WASHINGTON — President-elect Donald Trump’s choice for health secretary, Representative Tom Price, promised in his nomination hearing Wednesday that the new administration will not strip health coverage from millions of Americans if Republicans make good on their vow to repeal the seven-year-old Affordable Care Act.
But Price offered no specifics on how the incoming administration will manage the feat of eliminating the health law while making sure individuals still have access to affordable insurance. His assurances did nothing to alleviate confusion and tensions over Trump’s core campaign pledge to kill President Obama’s signature legislative accomplishment.
“Nobody is interested in pulling the rug out from under anybody,” declared Price, a Georgia Republican who has been one of the fiercest critics of the health law. “We believe that it is absolutely imperative that individuals [who] have health coverage be able to keep health coverage and move, hopefully, to greater choices and opportunities for them to gain the kind of coverage that they want.”
“There has been a lot of talk about individuals losing health coverage,” Price continued. “That is not our goal nor our desire nor is it our plan.”
But Price offered little beyond gauzy platitudes about the goals guiding the GOP health care replacement. Those core aims, Price said, would include a system that provides high-quality coverage that all Americans can afford, spur innovation, and ensure that patients have more choice in who is treating them.
Under friendly Republican questioning, Price said the GOP alternative could even expand the number of people with insurance coverage beyond the Affordable Care Act , which has been beset by hefty premium increases in some markets. He specifically pointed to health-savings accounts — where consumers are allowed to set aside money in tax-free accounts to pay for health care costs — and high-deductible catastrophic coverage plans as two possible ways to help accomplish that.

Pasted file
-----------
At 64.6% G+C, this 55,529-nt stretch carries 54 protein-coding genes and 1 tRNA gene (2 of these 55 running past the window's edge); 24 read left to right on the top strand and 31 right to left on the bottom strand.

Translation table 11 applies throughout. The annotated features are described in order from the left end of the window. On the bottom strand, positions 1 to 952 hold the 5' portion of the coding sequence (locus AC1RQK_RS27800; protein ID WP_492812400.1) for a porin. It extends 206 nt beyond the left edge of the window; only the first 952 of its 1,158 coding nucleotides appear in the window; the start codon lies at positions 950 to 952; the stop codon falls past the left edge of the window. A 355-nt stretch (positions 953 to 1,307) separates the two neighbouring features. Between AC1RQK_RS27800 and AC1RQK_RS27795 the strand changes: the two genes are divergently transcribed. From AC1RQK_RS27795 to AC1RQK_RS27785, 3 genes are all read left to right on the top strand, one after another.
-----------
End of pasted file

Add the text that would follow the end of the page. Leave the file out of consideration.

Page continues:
The Affordable Care Act has provided coverage to an estimated 20 million people since Congress passed it in 2010.
Price, who would head the Department of Health and Human Services, also said the Trump administration doesn’t plan to tackle an overhaul of Medicare as part of the legislation. But when pressed by Massachusetts Senator Elizabeth Warren to say whether he would support or oppose cuts to Medicare or Medicaid, he declined to say.
Price’s nomination has alarmed Democrats and supporters of Medicare and Medicaid because he wrote bills as a congressman that would partially privatize them. Trump repeatedly promised throughout the campaign that he would not cut the programs — promises Vermont Senator Bernie Sanders, who ran for the Democratic nomination, read verbatim to Price at the hearing.
Price fielded Democrats’ hostile questions politely and peppered his answers with personal anecdotes and biographical references. But his demeanor belies the steely partisan warrior he has shown himself to be in his six terms in the House.
More than anything, Wednesday’s hearing underscored the sharp partisan divides over health care that have raged since the Affordable Care Act passed in 2010.
Republicans and Democrats sounded like inhabitants of two different planets during the so-called courtesy hearing held by the Senate Committee on Health, Education, Labor, and Pensions. The committee doesn’t have jurisdiction to vote on Price’s nomination. That will fall to the Senate Finance Committee, which is slated to hear from Price on Jan. 24.